Service de neurologie, CHU Grenoble, 38700 La Tronche, France
- Page(s) : 76
- Published in: 2000
Sirs: In a recent issue of Epileptic Disorders, C.T. Lombroso and A. Fischman  reported a case of paroxysmal, non-kinesigenic dyskinesia with both invasive and metabolic findings strongly suggesting dopaminergic striatal dysfunction during clinical episodes. However, not much is described about dopaminergic agents used in this young boy, although the therapeutic issue is discussed. Contrary to the author’s suggestion, it would be of great interest to test dopamine antagonists, i.e. neuroleptics, in this context. In the patient reported, striatal oversensitivity to dopamine might be supported by post-synaptic D2 upregulation as shown on PET images. According to the current model of levodopa-induced dyskinesias, one might propose that paroxysmally higher amounts of endogenous striatal dopamine (compared to a low basic level, according to F-DOPA PET findings) could overstimulate upregulated, post-synaptic D2 receptors. This could transiently lead to subthalamic nucleus inactivation, through the “indirect” striatopallidal pathway. In this case, the tonic drive from subthalamic to GPi will be transiently suppressed, and phasic inactivation of GPi will occur, leading to choreoballic movements. Choreoballism is known to be correlated with silent periods during electrophysiological recording in the internal pallidum (GPi) . Coulter et al. reported a good response to haloperidol in a case with paroxysmal dyskinesia, which might support this view .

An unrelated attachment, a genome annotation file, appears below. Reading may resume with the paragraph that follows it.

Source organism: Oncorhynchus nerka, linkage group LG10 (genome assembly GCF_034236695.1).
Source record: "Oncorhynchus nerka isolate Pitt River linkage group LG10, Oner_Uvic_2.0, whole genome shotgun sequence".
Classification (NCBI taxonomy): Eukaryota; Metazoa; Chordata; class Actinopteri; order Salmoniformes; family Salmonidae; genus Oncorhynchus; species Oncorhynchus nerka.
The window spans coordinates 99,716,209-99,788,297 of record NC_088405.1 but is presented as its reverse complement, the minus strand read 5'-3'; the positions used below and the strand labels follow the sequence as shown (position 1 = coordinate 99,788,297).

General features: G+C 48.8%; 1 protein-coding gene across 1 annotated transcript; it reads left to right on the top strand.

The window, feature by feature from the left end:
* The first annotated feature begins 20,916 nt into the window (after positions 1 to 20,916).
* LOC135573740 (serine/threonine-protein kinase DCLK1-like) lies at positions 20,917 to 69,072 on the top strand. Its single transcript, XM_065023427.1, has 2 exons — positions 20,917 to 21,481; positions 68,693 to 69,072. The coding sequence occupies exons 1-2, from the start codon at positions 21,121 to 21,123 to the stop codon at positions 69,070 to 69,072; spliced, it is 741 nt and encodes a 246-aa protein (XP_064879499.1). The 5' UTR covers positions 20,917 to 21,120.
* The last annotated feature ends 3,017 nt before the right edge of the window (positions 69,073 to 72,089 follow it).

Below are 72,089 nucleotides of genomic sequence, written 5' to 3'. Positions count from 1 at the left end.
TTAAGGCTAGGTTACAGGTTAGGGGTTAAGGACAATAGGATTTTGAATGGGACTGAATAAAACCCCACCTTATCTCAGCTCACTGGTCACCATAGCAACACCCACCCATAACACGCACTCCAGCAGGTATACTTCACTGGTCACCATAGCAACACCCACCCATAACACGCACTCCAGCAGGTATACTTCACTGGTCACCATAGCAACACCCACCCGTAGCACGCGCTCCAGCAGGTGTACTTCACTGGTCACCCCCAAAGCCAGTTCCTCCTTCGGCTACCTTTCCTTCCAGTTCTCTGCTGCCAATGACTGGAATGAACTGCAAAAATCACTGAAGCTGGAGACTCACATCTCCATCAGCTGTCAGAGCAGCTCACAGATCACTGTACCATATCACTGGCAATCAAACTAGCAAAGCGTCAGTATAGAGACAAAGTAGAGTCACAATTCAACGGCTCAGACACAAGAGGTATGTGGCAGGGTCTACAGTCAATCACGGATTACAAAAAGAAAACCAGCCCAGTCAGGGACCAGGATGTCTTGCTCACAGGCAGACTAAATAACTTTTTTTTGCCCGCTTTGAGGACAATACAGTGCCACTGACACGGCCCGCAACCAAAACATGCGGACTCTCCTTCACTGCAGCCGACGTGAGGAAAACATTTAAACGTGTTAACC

1. Lombroso CT, Fischman A. Paroxysmal non-kinesigenic dyskinesia: pathophysiological investigations. Epileptic Disorders 1999; 1: 187-93.
2. Vitek GL, Chockkan V, Zhang JY, et al. Neuronal activity in the basal ganglia in patients with generalized dystonia and hemiballismus. Ann Neurol 1999; 46: 22-35.
3. Coulter DL, Donofrio P. Haloperidol for non-kinesigenic paroxysmal dyskinesia. Arch Neurol 1980; 37: 325-6.